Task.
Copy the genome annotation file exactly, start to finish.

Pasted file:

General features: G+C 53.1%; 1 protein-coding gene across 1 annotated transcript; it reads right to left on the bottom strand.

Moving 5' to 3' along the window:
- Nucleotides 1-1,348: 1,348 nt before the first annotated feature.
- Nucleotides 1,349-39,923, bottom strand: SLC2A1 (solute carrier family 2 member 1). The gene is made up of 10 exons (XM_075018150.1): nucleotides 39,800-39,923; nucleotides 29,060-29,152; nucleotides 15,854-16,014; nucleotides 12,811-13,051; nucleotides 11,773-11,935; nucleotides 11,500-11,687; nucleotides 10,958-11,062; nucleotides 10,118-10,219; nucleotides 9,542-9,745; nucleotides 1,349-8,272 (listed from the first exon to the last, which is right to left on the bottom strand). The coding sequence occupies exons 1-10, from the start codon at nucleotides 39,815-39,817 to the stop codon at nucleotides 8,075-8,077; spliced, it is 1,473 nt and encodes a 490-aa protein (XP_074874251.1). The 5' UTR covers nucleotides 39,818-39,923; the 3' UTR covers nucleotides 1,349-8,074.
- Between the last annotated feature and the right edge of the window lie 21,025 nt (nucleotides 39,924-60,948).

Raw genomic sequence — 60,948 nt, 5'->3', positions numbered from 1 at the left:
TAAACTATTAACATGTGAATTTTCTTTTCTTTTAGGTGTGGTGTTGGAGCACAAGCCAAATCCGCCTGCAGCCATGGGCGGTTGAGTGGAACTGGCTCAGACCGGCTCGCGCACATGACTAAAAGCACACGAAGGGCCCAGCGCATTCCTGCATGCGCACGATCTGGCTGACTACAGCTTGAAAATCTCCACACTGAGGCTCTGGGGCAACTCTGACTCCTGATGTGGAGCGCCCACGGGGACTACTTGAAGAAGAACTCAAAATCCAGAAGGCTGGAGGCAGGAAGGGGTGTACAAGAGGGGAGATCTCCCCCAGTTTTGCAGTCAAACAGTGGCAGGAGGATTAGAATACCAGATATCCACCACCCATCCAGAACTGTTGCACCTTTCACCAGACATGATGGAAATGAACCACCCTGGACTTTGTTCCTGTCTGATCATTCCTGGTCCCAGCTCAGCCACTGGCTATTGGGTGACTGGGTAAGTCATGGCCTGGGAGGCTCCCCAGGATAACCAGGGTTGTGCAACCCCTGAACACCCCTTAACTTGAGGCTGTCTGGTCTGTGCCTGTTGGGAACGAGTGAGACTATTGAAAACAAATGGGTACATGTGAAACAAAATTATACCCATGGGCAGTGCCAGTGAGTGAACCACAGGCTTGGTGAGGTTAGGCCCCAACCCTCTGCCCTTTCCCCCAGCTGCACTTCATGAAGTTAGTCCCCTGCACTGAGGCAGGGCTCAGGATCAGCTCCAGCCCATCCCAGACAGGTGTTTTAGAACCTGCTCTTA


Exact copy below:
General features: G+C 53.1%; 1 protein-coding gene across 1 annotated transcript; it reads right to left on the bottom strand.

Moving 5' to 3' along the window:
- Nucleotides 1-1,348: 1,348 nt before the first annotated feature.
- Nucleotides 1,349-39,923, bottom strand: SLC2A1 (solute carrier family 2 member 1). The gene is made up of 10 exons (XM_075018150.1): nucleotides 39,800-39,923; nucleotides 29,060-29,152; nucleotides 15,854-16,014; nucleotides 12,811-13,051; nucleotides 11,773-11,935; nucleotides 11,500-11,687; nucleotides 10,958-11,062; nucleotides 10,118-10,219; nucleotides 9,542-9,745; nucleotides 1,349-8,272 (listed from the first exon to the last, which is right to left on the bottom strand). The coding sequence occupies exons 1-10, from the start codon at nucleotides 39,815-39,817 to the stop codon at nucleotides 8,075-8,077; spliced, it is 1,473 nt and encodes a 490-aa protein (XP_074874251.1). The 5' UTR covers nucleotides 39,818-39,923; the 3' UTR covers nucleotides 1,349-8,074.
- Between the last annotated feature and the right edge of the window lie 21,025 nt (nucleotides 39,924-60,948).

Raw genomic sequence — 60,948 nt, 5'->3', positions numbered from 1 at the left:
TAAACTATTAACATGTGAATTTTCTTTTCTTTTAGGTGTGGTGTTGGAGCACAAGCCAAATCCGCCTGCAGCCATGGGCGGTTGAGTGGAACTGGCTCAGACCGGCTCGCGCACATGACTAAAAGCACACGAAGGGCCCAGCGCATTCCTGCATGCGCACGATCTGGCTGACTACAGCTTGAAAATCTCCACACTGAGGCTCTGGGGCAACTCTGACTCCTGATGTGGAGCGCCCACGGGGACTACTTGAAGAAGAACTCAAAATCCAGAAGGCTGGAGGCAGGAAGGGGTGTACAAGAGGGGAGATCTCCCCCAGTTTTGCAGTCAAACAGTGGCAGGAGGATTAGAATACCAGATATCCACCACCCATCCAGAACTGTTGCACCTTTCACCAGACATGATGGAAATGAACCACCCTGGACTTTGTTCCTGTCTGATCATTCCTGGTCCCAGCTCAGCCACTGGCTATTGGGTGACTGGGTAAGTCATGGCCTGGGAGGCTCCCCAGGATAACCAGGGTTGTGCAACCCCTGAACACCCCTTAACTTGAGGCTGTCTGGTCTGTGCCTGTTGGGAACGAGTGAGACTATTGAAAACAAATGGGTACATGTGAAACAAAATTATACCCATGGGCAGTGCCAGTGAGTGAACCACAGGCTTGGTGAGGTTAGGCCCCAACCCTCTGCCCTTTCCCCCAGCTGCACTTCATGAAGTTAGTCCCCTGCACTGAGGCAGGGCTCAGGATCAGCTCCAGCCCATCCCAGACAGGTGTTTTAGAACCTGCTCTTA